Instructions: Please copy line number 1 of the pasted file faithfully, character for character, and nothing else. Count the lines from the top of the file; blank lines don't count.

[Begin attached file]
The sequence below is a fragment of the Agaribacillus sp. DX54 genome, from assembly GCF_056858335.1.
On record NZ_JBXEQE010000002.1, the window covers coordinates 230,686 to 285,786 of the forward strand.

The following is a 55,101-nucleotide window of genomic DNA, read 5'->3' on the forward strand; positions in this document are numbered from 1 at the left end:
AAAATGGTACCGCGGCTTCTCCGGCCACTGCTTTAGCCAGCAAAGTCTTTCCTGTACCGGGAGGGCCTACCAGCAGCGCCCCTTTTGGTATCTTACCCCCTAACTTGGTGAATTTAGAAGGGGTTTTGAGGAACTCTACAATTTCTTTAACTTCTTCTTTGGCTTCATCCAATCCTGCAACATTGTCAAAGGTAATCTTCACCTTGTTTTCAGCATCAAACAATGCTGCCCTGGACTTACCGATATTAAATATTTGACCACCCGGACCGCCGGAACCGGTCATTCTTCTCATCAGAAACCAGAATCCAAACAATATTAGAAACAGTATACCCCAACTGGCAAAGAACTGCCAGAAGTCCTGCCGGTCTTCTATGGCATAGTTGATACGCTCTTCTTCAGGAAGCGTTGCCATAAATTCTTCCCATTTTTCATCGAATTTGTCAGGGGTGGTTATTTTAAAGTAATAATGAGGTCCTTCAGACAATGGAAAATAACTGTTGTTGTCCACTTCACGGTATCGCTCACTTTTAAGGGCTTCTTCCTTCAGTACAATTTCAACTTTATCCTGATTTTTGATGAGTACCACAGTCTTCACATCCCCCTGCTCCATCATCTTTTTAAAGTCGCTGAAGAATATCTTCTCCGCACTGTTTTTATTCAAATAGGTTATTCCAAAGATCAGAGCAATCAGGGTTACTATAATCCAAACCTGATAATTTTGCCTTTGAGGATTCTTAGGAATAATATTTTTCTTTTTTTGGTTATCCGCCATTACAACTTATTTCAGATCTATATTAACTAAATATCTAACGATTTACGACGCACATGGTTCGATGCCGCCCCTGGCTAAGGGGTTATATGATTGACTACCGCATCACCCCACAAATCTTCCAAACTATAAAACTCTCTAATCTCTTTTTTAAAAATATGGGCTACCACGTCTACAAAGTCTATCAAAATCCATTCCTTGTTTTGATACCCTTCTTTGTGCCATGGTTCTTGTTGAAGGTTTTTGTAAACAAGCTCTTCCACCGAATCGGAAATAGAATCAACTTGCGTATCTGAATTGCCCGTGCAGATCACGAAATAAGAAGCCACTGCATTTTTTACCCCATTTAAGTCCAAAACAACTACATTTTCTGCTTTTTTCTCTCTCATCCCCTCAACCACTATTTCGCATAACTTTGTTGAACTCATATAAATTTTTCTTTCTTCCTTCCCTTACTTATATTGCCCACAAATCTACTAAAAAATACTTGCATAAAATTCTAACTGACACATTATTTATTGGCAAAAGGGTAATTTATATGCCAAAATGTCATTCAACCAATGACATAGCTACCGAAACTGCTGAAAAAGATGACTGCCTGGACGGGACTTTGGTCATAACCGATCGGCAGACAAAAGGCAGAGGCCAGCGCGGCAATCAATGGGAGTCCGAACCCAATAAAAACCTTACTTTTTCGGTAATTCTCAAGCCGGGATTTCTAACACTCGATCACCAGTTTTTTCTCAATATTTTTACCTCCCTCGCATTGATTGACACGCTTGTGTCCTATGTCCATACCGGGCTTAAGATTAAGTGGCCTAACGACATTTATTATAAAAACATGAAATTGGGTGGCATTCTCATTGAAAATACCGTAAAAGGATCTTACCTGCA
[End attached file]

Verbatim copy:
The sequence below is a fragment of the Agaribacillus sp. DX54 genome, from assembly GCF_056858335.1.